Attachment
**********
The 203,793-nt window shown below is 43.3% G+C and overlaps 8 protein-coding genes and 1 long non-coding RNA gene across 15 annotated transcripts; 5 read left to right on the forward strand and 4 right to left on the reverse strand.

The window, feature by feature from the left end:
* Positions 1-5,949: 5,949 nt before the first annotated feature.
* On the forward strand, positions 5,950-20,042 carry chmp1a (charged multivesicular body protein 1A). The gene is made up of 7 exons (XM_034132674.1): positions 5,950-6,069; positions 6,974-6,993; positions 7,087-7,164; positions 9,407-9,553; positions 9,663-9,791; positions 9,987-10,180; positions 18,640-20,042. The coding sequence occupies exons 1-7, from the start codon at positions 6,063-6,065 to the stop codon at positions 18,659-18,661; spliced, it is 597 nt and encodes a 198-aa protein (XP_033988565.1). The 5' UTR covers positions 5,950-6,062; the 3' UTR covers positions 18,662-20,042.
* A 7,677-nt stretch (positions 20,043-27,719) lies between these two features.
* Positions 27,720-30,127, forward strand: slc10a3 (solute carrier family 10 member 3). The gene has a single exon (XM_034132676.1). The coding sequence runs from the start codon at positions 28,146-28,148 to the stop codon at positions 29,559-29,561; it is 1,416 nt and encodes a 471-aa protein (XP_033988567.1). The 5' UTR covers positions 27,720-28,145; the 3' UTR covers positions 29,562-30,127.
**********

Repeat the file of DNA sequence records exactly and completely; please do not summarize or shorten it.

The 203,793-nt window shown below is 43.3% G+C and overlaps 8 protein-coding genes and 1 long non-coding RNA gene across 15 annotated transcripts; 5 read left to right on the forward strand and 4 right to left on the reverse strand.

The window, feature by feature from the left end:
* Positions 1-5,949: 5,949 nt before the first annotated feature.
* On the forward strand, positions 5,950-20,042 carry chmp1a (charged multivesicular body protein 1A). The gene is made up of 7 exons (XM_034132674.1): positions 5,950-6,069; positions 6,974-6,993; positions 7,087-7,164; positions 9,407-9,553; positions 9,663-9,791; positions 9,987-10,180; positions 18,640-20,042. The coding sequence occupies exons 1-7, from the start codon at positions 6,063-6,065 to the stop codon at positions 18,659-18,661; spliced, it is 597 nt and encodes a 198-aa protein (XP_033988565.1). The 5' UTR covers positions 5,950-6,062; the 3' UTR covers positions 18,662-20,042.
* A 7,677-nt stretch (positions 20,043-27,719) lies between these two features.
* Positions 27,720-30,127, forward strand: slc10a3 (solute carrier family 10 member 3). The gene has a single exon (XM_034132676.1). The coding sequence runs from the start codon at positions 28,146-28,148 to the stop codon at positions 29,559-29,561; it is 1,416 nt and encodes a 471-aa protein (XP_033988567.1). The 5' UTR covers positions 27,720-28,145; the 3' UTR covers positions 29,562-30,127.